Chevron defended its new $75 billion share repurchase program from White House criticism Friday, as it reported record profits of $35.5 billion in 2022.
The oil giant, which also raised its dividend in Wednesday’s buyback announcement, aims for stock purchases in a “steady, consistent way” through the ups and downs on the commodity price cycle, chief executive Mike Wirth said on a conference call with analysts.
US president Joe Biden has repeatedly criticized Chevron and fellow petroleum behemoth ExxonMobil over share buybacks, arguing the companies should steer extra cash into new oil and gas investments, in an effort to lower prices for consumers.
On Wednesday, White House spokesman Abdullah Hasan blasted the announcement as a $75 billion giveaway “to executives and wealthy shareholders” at a time when the company has “claimed” to be working to boost output, he said on Twitter.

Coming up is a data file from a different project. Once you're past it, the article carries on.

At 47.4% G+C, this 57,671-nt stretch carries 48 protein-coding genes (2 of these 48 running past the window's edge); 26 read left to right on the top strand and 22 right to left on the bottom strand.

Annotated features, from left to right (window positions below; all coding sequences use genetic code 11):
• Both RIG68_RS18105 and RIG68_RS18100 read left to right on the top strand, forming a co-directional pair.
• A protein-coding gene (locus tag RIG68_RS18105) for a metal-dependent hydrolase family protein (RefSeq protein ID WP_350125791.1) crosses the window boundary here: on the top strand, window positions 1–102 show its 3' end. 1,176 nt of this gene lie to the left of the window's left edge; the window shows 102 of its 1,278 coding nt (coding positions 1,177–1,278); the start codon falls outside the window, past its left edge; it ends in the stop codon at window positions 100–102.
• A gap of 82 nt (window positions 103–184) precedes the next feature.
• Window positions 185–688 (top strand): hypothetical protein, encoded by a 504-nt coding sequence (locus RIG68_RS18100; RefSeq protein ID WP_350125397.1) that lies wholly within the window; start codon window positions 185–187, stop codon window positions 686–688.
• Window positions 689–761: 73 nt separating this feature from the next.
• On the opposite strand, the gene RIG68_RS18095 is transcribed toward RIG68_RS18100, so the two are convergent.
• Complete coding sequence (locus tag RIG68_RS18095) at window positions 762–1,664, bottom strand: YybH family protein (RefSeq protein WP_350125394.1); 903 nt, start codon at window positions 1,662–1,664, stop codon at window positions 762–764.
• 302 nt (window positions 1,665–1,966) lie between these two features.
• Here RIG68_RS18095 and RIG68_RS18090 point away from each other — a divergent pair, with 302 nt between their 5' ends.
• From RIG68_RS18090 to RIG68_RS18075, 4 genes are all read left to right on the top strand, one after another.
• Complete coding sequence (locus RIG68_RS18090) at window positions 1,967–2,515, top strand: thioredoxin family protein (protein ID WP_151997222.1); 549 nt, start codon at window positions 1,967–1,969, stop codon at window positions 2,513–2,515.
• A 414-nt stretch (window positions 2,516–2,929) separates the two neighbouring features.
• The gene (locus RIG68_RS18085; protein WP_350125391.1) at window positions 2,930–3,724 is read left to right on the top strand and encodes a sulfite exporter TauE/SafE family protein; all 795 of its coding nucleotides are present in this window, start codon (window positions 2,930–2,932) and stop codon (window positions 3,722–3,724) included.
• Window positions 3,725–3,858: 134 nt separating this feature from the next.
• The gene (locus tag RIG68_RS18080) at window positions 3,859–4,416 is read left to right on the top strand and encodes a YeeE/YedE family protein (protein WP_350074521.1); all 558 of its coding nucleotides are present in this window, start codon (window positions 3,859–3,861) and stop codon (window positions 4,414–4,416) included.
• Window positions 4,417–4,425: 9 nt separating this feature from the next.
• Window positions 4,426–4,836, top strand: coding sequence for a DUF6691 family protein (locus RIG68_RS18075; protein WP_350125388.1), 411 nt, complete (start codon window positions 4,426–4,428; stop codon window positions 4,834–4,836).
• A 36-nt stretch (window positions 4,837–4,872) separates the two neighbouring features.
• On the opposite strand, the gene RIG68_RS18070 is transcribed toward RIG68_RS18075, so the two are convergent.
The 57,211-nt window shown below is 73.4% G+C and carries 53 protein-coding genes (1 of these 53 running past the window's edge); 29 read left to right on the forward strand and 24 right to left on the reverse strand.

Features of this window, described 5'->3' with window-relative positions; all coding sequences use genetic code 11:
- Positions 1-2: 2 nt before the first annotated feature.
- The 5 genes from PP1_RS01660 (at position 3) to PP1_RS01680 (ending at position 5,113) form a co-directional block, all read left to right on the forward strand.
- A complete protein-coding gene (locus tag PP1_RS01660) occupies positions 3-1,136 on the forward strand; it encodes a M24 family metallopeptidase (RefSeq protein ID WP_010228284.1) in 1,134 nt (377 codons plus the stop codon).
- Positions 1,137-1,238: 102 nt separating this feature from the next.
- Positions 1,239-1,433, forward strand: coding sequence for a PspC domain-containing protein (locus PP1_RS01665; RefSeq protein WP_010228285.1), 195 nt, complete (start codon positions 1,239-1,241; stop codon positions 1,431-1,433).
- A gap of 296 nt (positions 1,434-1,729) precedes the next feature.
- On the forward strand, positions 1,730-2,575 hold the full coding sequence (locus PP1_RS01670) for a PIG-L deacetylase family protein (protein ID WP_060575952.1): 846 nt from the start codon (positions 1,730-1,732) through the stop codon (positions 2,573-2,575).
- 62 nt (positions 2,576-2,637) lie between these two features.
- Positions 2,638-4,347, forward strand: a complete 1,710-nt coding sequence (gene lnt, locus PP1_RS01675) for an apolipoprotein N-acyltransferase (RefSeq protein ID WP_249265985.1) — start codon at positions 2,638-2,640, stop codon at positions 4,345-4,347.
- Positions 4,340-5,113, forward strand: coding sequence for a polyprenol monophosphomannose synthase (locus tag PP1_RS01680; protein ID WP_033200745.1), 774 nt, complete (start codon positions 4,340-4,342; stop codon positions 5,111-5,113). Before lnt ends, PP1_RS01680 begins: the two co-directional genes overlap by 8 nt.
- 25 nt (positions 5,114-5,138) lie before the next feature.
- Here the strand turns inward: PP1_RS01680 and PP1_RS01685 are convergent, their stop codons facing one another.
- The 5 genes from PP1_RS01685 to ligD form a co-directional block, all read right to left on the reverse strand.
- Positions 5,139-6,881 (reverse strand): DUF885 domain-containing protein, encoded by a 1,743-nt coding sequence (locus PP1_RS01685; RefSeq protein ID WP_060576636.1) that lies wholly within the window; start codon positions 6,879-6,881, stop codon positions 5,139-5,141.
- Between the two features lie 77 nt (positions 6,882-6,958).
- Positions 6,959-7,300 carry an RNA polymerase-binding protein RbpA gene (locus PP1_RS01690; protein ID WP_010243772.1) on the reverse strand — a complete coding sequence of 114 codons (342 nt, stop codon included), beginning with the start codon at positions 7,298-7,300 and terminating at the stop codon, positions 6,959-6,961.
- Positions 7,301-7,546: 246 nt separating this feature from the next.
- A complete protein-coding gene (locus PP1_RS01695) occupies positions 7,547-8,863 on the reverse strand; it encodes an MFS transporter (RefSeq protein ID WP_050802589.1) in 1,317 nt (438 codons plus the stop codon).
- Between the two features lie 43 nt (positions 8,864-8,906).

Asked about political backlash to the announcement, Wirth said the issue has been “a touch overblown.”
“We weren’t trying to be splashy,” Wirth said. “We’re just trying to indicate the confidence we have in our cash generation.”
In all, Chevron returned $11.25 billion to shareholders, repurchasing nearly 70 million shares, it said in an earnings release.
Wirth said Chevron increased its pace of buybacks three times in 2022 amid the cash deluge, adding that the company could ramp up further in 2023.
Chevron has contested the Biden administration’s characterization of its strategy, arguing that it is capable of both meaningful investment in production and generous givebacks to shareholders.
The company noted that it achieved record US oil and natural gas production in 2022 on the strength of a ramp-up in the Permian Basin in Texas.
US production rose 3.7 per cent in 2022, although international output fell by 7.2 per cent from the 2021 level.
Chevron reported fourth-quarter profits of $6.4 billion, up around 25 per cent from the year-ago period on revenues of $56.5 billion, which was up 17.3 per cent.